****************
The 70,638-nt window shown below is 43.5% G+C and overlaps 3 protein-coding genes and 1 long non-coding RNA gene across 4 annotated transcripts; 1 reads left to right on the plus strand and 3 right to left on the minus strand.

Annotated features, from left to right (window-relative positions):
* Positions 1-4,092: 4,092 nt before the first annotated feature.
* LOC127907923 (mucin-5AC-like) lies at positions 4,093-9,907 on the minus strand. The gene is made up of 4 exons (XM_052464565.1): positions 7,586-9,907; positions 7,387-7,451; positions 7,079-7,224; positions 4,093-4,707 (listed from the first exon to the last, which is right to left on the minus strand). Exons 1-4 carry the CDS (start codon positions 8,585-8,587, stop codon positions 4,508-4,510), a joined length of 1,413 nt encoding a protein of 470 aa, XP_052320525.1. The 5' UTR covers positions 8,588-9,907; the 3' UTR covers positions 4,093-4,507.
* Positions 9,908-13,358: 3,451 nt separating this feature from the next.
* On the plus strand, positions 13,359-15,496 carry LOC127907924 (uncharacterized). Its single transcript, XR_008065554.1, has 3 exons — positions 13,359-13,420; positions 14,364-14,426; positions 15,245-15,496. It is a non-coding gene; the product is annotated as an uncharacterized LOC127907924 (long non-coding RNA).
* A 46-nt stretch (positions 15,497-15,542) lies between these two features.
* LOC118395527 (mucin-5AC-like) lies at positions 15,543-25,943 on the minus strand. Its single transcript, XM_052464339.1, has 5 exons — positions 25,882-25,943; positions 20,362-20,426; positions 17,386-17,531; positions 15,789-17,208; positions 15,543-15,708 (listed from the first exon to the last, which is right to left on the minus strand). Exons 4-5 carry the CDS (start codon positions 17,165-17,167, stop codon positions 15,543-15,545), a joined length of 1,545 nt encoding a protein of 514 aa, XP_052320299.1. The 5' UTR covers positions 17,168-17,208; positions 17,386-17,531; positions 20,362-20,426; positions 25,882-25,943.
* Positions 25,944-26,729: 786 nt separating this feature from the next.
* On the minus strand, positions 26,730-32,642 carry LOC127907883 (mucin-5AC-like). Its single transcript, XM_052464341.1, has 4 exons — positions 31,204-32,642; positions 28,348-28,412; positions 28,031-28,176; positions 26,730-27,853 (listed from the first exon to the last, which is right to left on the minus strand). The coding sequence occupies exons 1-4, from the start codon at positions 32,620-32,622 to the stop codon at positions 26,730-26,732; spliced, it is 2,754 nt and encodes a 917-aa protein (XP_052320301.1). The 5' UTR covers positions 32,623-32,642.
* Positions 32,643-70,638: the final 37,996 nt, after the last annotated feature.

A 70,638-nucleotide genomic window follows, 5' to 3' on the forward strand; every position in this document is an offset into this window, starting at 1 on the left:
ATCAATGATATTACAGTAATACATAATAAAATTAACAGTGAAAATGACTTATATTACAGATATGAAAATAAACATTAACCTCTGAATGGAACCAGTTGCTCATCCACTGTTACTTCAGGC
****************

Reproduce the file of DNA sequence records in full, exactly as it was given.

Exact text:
The 70,638-nt window shown below is 43.5% G+C and overlaps 3 protein-coding genes and 1 long non-coding RNA gene across 4 annotated transcripts; 1 reads left to right on the plus strand and 3 right to left on the minus strand.

Annotated features, from left to right (window-relative positions):
* Positions 1-4,092: 4,092 nt before the first annotated feature.
* LOC127907923 (mucin-5AC-like) lies at positions 4,093-9,907 on the minus strand. The gene is made up of 4 exons (XM_052464565.1): positions 7,586-9,907; positions 7,387-7,451; positions 7,079-7,224; positions 4,093-4,707 (listed from the first exon to the last, which is right to left on the minus strand). Exons 1-4 carry the CDS (start codon positions 8,585-8,587, stop codon positions 4,508-4,510), a joined length of 1,413 nt encoding a protein of 470 aa, XP_052320525.1. The 5' UTR covers positions 8,588-9,907; the 3' UTR covers positions 4,093-4,507.
* Positions 9,908-13,358: 3,451 nt separating this feature from the next.
* On the plus strand, positions 13,359-15,496 carry LOC127907924 (uncharacterized). Its single transcript, XR_008065554.1, has 3 exons — positions 13,359-13,420; positions 14,364-14,426; positions 15,245-15,496. It is a non-coding gene; the product is annotated as an uncharacterized LOC127907924 (long non-coding RNA).
* A 46-nt stretch (positions 15,497-15,542) lies between these two features.
* LOC118395527 (mucin-5AC-like) lies at positions 15,543-25,943 on the minus strand. Its single transcript, XM_052464339.1, has 5 exons — positions 25,882-25,943; positions 20,362-20,426; positions 17,386-17,531; positions 15,789-17,208; positions 15,543-15,708 (listed from the first exon to the last, which is right to left on the minus strand). Exons 4-5 carry the CDS (start codon positions 17,165-17,167, stop codon positions 15,543-15,545), a joined length of 1,545 nt encoding a protein of 514 aa, XP_052320299.1. The 5' UTR covers positions 17,168-17,208; positions 17,386-17,531; positions 20,362-20,426; positions 25,882-25,943.
* Positions 25,944-26,729: 786 nt separating this feature from the next.
* On the minus strand, positions 26,730-32,642 carry LOC127907883 (mucin-5AC-like). Its single transcript, XM_052464341.1, has 4 exons — positions 31,204-32,642; positions 28,348-28,412; positions 28,031-28,176; positions 26,730-27,853 (listed from the first exon to the last, which is right to left on the minus strand). The coding sequence occupies exons 1-4, from the start codon at positions 32,620-32,622 to the stop codon at positions 26,730-26,732; spliced, it is 2,754 nt and encodes a 917-aa protein (XP_052320301.1). The 5' UTR covers positions 32,623-32,642.
* Positions 32,643-70,638: the final 37,996 nt, after the last annotated feature.

A 70,638-nucleotide genomic window follows, 5' to 3' on the forward strand; every position in this document is an offset into this window, starting at 1 on the left:
ATCAATGATATTACAGTAATACATAATAAAATTAACAGTGAAAATGACTTATATTACAGATATGAAAATAAACATTAACCTCTGAATGGAACCAGTTGCTCATCCACTGTTACTTCAGGC